Now he is off to college, and I will worry every night during the football season. He knows he has to call me after every game to let me know he’s alright, but I understand that he needs football to succeed academically and socially. Thank goodness he’s never had a severe concussion—that was an experience I went through with my daughter.
Head injuries in youth sports
Concussions are extremely common in many sports. Football, soccer, lacrosse, and basketball feature prominently in the head trauma statistics. Today, there are many advocates who challenge the ways kids are allowed to play.
Parents and Pros for Safer Soccer have advanced the idea that young soccer players shouldn’t be expected to head the ball until they’re in their teens. High school football has changed the way of coaching and improved its best practices protocols as well as helmets for better protection. Still, it’s a good idea to weigh the pros and cons to decide if the sport is worth the potential life-changing injury.
When my daughter was 16, she was playing for a premier soccer team. Her best qualities included speed, and as she was racing down the field, a much larger girl smashed her shoulder into my daughter’s head, sending her into a heap on the ground. The neurosurgeon explained that my girl must have been knocked out by the initial impact and then regained consciousness as she hit the ground. It was the pain that had me worried at first, and then came her loss of memory.
She was hospitalized for a week and missed her entire junior year. We home-tutored her until she could return to school. Thirteen years later, she suffers from post-concussion syndrome. We call them “concussion headaches,” and she has to lie curled in a ball in the dark until it passes. She no longer plays soccer or any contact sport.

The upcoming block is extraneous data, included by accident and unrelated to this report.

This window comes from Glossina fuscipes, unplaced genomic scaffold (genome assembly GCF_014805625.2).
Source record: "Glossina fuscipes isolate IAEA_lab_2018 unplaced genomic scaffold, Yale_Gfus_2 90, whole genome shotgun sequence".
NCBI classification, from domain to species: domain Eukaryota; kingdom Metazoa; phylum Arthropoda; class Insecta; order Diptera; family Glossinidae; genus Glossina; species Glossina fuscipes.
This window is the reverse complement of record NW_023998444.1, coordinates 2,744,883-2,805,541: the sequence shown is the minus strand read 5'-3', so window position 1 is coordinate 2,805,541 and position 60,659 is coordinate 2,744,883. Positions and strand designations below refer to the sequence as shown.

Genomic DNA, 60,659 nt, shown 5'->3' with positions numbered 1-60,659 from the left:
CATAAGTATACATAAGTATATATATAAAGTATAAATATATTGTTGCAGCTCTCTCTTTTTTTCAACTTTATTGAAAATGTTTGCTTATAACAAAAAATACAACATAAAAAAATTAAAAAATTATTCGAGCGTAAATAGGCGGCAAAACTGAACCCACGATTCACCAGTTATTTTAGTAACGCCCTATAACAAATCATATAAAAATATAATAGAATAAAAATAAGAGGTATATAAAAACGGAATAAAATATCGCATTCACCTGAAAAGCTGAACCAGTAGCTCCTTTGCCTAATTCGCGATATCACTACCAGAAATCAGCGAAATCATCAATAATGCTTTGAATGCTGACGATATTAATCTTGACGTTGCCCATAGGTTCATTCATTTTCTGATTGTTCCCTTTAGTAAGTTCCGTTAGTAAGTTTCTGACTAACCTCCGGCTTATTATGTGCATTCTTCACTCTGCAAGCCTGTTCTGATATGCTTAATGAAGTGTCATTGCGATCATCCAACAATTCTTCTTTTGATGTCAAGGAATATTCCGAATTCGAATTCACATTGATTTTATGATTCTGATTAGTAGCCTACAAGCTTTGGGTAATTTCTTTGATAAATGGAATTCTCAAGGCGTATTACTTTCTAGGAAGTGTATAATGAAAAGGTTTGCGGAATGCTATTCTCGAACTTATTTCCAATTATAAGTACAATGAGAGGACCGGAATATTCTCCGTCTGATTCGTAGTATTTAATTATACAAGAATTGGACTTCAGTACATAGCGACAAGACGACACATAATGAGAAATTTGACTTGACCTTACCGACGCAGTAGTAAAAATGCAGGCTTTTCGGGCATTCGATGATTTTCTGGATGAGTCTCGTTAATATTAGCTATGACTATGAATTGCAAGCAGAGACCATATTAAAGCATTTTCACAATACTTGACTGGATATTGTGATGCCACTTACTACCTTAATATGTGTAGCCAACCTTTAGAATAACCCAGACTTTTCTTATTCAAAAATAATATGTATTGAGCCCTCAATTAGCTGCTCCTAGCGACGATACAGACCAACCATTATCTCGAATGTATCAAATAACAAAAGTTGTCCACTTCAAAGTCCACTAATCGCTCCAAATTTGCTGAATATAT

Will I let my youngest play soccer if he changes his mind someday in the future? With a heavy heart, I’ll say yes if it can help him become the best he can be; however, I will make sure the coaches follow safety guidelines. I’ll let him play football if he wants to, but I’m really glad he prefers baseball right now. I will make sure he and I do active things together so that he’s well-rounded and also learns the importance of good hydration. I will continue to introduce other sports so he can keep his mind and his body open to new things.
Let them play
Whatever my youngest wants to do today and in the future, I am right beside him. He is my treasure, and although letting him do sports can lead to potential injury, competitive sports will help him develop into a well-balanced young man who strives to succeed and understands how to overcome failure, win graciously, and be a team player. Those are important skills we could all use. In the meantime, I will keep the ice pack ready.